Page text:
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Support Research
Pages 20-24

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From page 20...
... The annual Great American Smokeout sponsored by the American Cancer Society is the focus of enhanced media attention and in 1996 incorporated paid public service announcements in tandem with increased advertisements by nontobacco nicotine products. The event was associated with an increase in cessation attempts as measured by surveys and sales of nicotine products.36 As more products and services become available, the infrastructure supporting cessation programs will have to grow, and some of this infrastructure will depend on publicly funded health programs at the state and federal levels, in addition to activities in the private sector.
From page 21...
... _ _, ~ -- en r A- ~ ~~~ That working group went on to observe the salutary effect of the ASSIST program. A different working group on prevention previously recommended that NCT "Increase the investment in developing effective interventions for prevention and cessation of tobacco use, particularly in populations where tobacco use has remained high, e.g., adolescents, women, and those with less education and income." The working group on prevention differed from the one on cancer control working group about ASSIST, recommending that NCT "Increase the proportion of the tobacco control investment in basic research and in the development of effective interventions, and decrease the investment in large-scale dissemination efforts, e.g., ASSIST." The board believes that both reports clearly point to a need for an enhanced research effort, including a grants program for social, behavioral, and biological questions pertinent to tobacco control.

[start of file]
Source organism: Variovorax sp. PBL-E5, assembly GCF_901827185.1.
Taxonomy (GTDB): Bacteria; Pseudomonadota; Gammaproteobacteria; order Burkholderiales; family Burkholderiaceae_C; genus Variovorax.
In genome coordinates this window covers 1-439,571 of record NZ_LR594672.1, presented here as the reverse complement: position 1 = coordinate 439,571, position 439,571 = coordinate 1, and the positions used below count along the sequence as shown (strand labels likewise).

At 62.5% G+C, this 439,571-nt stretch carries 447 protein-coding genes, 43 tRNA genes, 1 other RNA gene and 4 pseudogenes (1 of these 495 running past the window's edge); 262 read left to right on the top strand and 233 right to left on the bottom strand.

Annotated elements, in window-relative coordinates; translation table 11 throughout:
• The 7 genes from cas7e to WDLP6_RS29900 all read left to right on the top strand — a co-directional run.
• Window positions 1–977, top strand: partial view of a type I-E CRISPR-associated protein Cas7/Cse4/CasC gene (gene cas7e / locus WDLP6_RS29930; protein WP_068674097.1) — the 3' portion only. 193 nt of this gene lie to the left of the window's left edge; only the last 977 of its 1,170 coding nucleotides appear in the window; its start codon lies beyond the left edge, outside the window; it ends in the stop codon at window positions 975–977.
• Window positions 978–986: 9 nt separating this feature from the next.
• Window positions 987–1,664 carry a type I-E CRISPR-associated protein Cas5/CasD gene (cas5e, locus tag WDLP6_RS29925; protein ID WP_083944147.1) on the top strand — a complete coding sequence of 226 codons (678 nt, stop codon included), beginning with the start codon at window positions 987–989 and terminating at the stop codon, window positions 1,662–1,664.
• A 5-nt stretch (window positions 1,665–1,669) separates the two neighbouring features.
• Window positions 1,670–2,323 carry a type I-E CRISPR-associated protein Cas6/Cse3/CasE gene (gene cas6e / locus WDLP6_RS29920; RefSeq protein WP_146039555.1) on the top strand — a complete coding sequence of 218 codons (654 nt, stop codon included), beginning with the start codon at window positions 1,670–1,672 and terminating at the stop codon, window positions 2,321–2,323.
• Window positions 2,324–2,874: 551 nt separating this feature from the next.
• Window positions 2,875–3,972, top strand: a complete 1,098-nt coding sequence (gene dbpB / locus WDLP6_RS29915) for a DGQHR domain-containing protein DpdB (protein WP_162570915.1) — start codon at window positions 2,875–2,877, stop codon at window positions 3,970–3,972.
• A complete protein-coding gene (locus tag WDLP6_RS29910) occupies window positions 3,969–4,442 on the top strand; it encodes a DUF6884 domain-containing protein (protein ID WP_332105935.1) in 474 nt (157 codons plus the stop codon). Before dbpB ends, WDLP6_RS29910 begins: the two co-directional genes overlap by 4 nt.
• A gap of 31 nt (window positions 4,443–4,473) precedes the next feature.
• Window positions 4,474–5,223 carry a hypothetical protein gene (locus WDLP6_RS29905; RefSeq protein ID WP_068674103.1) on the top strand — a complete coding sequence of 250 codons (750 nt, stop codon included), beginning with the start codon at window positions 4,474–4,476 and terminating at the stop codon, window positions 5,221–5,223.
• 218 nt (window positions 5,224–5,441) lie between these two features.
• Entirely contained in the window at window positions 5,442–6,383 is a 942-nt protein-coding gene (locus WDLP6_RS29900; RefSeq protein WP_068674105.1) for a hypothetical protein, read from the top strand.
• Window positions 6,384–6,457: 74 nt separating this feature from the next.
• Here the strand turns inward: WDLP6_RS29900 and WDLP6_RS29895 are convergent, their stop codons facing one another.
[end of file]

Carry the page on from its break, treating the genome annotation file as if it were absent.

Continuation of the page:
From page 22...
... The federal government, through NIH and other Public Health Service agencies, is uniquely capable of sustaining a robust research program on the health consequences of tobacco use as a component of the tobacco control research agenda suggested above. Several of the recommendations in earlier sections implicitly call for research, ranging from research in areas of molecular biology to social science, behavior, and prevention.
From page 23...
... Public Health Service agencies, including NIH, already have in place effective mechanisms for allocating research funds. The board believes that a significant fraction of the funds generated by tax increases or settlement payments should be devoted to research at NTH, CDC, AHCPR, and FDA as an increment to (not a substitute for)
From page 24...
... A history of product modifications that were marketed as health improvements but did not actually reduce exposure two examples are filter cigarettes that did not reduce tar or nicotine intake ancl "Iow-nicotine" cigarettes that merely led smokers to inhale deeper and longer to achieve the same nicotine dose has raised doubts about harm reduction strategies, as opposed to complete cessation and primary prevention. The advent of new cessation products, however, has turned attention once again to treating tobacco dependence through long-term nicotine maintenance, to reducing tobacco use without eliminating it, and to designing tobacco products that cause less exposure to toxins.

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